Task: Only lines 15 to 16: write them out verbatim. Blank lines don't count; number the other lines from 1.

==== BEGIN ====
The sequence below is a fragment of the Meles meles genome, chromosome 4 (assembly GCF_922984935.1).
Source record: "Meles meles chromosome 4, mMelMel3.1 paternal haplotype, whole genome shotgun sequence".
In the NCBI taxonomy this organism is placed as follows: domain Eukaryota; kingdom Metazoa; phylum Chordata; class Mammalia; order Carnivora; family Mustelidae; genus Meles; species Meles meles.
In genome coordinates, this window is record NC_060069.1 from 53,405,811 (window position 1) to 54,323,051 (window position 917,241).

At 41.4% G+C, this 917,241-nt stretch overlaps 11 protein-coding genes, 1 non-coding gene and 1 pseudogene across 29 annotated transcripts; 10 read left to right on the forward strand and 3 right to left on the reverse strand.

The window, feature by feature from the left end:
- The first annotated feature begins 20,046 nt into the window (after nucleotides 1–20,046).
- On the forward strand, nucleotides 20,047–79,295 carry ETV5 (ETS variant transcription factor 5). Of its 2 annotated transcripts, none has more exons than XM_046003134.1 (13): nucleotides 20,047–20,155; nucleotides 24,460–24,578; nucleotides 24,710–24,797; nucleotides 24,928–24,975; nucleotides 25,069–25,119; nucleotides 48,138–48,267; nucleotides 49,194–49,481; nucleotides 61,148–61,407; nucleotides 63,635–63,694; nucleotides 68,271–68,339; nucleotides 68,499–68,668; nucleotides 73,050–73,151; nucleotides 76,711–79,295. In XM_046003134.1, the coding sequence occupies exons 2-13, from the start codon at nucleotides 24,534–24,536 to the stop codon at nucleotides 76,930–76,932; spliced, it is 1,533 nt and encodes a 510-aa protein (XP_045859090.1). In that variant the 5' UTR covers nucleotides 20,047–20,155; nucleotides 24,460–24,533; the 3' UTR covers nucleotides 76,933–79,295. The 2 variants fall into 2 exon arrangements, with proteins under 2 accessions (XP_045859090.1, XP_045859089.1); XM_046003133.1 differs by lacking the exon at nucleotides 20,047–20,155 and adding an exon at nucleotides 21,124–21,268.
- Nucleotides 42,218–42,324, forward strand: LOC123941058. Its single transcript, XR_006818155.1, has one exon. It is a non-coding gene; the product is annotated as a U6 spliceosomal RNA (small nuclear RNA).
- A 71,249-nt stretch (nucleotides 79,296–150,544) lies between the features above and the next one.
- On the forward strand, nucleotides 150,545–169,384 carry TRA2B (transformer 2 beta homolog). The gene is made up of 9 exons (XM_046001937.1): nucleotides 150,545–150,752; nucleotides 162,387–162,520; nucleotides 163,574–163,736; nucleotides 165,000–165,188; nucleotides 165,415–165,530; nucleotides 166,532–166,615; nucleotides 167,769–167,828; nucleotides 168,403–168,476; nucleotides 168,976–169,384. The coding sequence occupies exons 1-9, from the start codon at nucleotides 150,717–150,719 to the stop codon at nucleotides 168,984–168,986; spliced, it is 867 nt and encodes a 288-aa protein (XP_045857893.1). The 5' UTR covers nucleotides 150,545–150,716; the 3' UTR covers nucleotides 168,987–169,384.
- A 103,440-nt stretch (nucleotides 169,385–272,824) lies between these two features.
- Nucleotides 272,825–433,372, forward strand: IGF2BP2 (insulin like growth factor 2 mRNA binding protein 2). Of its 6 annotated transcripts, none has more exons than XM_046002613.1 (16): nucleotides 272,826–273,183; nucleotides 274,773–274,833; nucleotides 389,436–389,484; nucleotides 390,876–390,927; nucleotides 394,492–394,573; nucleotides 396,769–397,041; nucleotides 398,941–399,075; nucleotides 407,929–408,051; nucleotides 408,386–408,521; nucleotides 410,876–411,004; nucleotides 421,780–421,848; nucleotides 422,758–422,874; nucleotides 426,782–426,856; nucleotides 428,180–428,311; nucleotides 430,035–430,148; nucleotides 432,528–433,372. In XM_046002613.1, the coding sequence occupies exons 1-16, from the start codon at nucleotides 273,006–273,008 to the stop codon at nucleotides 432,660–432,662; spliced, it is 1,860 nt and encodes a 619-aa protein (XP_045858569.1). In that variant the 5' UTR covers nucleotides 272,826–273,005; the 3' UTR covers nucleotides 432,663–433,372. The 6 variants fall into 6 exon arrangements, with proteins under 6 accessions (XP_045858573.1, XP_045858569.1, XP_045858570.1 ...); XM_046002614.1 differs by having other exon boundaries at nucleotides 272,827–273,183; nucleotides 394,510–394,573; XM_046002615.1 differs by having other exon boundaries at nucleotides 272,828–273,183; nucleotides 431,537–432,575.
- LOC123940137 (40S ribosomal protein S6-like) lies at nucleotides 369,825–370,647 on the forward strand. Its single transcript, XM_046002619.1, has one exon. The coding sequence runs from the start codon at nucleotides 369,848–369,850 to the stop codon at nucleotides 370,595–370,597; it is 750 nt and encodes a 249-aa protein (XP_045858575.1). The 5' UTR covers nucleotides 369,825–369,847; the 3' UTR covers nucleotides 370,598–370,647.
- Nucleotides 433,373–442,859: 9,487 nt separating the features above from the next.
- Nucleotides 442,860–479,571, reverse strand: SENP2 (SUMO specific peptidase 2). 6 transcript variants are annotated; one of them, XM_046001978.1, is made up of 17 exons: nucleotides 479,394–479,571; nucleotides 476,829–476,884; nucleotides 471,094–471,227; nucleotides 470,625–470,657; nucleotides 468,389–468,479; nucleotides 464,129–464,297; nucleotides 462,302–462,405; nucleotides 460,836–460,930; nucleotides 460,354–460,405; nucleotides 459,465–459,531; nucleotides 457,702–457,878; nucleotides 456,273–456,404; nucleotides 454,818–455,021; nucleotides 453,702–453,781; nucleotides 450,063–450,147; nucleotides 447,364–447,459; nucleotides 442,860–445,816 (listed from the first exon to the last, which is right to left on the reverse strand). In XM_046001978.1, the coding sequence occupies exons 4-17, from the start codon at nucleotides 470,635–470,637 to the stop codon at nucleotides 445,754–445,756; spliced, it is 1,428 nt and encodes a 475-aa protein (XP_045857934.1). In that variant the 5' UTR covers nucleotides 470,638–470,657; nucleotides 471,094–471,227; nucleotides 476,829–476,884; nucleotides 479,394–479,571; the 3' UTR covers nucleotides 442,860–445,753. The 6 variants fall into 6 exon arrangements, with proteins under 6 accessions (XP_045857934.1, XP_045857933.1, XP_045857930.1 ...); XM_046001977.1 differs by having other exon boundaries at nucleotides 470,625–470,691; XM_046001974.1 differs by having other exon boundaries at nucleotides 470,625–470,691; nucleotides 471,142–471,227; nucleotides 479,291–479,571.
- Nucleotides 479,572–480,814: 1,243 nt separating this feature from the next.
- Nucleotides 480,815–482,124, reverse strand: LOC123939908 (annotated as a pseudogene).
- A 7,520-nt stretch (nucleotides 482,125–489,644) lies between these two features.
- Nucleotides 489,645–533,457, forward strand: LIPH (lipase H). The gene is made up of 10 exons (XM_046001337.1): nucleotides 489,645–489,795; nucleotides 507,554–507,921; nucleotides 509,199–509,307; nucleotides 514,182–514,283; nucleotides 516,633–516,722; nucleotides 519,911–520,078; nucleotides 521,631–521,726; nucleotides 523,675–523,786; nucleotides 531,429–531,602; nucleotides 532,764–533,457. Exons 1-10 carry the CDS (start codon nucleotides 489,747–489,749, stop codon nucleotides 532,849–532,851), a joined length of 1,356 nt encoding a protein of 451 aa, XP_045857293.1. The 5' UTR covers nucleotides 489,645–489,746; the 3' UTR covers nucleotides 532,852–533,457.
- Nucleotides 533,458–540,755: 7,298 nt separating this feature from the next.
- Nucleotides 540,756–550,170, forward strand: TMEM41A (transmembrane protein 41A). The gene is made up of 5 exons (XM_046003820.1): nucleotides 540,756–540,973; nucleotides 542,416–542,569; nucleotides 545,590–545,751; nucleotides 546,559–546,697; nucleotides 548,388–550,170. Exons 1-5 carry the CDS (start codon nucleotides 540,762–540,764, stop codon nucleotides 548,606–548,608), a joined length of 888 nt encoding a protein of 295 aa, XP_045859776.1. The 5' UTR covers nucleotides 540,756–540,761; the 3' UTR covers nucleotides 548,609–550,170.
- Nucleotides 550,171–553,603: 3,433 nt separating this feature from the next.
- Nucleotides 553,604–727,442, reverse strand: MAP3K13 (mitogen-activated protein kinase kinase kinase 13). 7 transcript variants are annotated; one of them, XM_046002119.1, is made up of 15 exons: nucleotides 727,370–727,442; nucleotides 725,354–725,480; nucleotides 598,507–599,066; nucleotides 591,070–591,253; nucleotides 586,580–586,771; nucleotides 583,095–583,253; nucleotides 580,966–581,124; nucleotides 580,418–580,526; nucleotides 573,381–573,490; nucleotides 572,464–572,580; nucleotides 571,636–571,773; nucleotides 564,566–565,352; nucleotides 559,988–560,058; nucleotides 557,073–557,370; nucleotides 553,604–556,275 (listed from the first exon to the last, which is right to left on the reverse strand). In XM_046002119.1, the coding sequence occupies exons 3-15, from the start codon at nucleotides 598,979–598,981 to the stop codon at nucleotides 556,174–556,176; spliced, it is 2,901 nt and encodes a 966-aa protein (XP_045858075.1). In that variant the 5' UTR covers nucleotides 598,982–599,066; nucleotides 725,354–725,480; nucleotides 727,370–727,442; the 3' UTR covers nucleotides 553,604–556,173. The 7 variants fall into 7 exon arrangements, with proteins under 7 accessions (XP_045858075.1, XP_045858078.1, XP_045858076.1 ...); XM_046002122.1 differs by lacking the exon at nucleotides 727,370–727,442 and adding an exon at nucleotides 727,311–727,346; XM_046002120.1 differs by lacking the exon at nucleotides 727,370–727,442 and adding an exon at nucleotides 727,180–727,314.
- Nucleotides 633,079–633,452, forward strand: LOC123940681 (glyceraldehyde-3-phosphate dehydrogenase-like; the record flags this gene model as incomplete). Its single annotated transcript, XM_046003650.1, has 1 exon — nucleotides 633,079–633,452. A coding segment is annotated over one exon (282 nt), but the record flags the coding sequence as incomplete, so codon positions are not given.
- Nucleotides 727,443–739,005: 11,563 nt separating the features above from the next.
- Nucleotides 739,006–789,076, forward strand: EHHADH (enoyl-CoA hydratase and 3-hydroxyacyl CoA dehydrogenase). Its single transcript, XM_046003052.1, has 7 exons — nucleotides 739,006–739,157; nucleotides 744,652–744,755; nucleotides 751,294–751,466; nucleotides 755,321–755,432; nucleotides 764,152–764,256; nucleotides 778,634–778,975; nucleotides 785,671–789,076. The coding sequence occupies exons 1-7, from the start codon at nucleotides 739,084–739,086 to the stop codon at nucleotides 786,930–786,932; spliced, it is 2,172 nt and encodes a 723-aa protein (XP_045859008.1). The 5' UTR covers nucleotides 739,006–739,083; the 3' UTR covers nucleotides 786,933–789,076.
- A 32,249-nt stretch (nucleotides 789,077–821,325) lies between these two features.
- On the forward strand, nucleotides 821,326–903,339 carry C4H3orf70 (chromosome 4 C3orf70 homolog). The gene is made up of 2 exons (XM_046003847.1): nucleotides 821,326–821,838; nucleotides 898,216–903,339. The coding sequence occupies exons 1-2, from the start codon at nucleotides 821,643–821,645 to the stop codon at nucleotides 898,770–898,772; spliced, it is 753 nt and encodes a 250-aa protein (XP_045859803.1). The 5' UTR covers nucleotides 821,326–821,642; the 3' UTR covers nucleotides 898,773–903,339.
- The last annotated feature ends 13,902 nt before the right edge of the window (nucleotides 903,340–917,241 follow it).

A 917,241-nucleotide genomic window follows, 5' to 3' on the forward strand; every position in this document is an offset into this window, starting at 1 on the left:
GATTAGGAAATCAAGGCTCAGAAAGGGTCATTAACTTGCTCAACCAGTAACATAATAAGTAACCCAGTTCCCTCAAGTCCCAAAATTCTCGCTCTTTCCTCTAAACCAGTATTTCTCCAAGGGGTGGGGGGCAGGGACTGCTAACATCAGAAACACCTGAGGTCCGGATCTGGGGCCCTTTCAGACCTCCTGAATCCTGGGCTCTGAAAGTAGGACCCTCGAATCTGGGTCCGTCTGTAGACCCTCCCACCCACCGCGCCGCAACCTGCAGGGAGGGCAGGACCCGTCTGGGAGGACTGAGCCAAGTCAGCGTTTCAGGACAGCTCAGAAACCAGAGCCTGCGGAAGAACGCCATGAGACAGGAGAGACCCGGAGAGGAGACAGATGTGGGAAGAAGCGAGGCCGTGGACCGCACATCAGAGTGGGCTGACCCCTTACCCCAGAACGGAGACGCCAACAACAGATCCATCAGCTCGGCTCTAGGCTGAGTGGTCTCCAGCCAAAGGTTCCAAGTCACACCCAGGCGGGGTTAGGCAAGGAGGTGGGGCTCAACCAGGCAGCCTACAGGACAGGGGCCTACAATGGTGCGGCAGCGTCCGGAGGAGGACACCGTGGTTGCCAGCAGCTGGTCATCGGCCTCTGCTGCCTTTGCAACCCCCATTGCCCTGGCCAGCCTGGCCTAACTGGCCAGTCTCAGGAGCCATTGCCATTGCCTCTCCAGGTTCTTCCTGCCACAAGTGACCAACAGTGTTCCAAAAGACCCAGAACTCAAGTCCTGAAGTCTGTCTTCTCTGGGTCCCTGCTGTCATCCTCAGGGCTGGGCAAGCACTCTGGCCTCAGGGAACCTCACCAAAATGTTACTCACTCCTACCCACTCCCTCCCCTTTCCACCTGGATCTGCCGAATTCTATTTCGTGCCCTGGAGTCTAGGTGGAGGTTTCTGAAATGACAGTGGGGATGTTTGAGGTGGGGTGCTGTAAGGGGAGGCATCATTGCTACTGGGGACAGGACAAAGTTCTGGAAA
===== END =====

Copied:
- Nucleotides 433,373–442,859: 9,487 nt separating the features above from the next.
- Nucleotides 442,860–479,571, reverse strand: SENP2 (SUMO specific peptidase 2). 6 transcript variants are annotated; one of them, XM_046001978.1, is made up of 17 exons: nucleotides 479,394–479,571; nucleotides 476,829–476,884; nucleotides 471,094–471,227; nucleotides 470,625–470,657; nucleotides 468,389–468,479; nucleotides 464,129–464,297; nucleotides 462,302–462,405; nucleotides 460,836–460,930; nucleotides 460,354–460,405; nucleotides 459,465–459,531; nucleotides 457,702–457,878; nucleotides 456,273–456,404; nucleotides 454,818–455,021; nucleotides 453,702–453,781; nucleotides 450,063–450,147; nucleotides 447,364–447,459; nucleotides 442,860–445,816 (listed from the first exon to the last, which is right to left on the reverse strand). In XM_046001978.1, the coding sequence occupies exons 4-17, from the start codon at nucleotides 470,635–470,637 to the stop codon at nucleotides 445,754–445,756; spliced, it is 1,428 nt and encodes a 475-aa protein (XP_045857934.1). In that variant the 5' UTR covers nucleotides 470,638–470,657; nucleotides 471,094–471,227; nucleotides 476,829–476,884; nucleotides 479,394–479,571; the 3' UTR covers nucleotides 442,860–445,753. The 6 variants fall into 6 exon arrangements, with proteins under 6 accessions (XP_045857934.1, XP_045857933.1, XP_045857930.1 ...); XM_046001977.1 differs by having other exon boundaries at nucleotides 470,625–470,691; XM_046001974.1 differs by having other exon boundaries at nucleotides 470,625–470,691; nucleotides 471,142–471,227; nucleotides 479,291–479,571.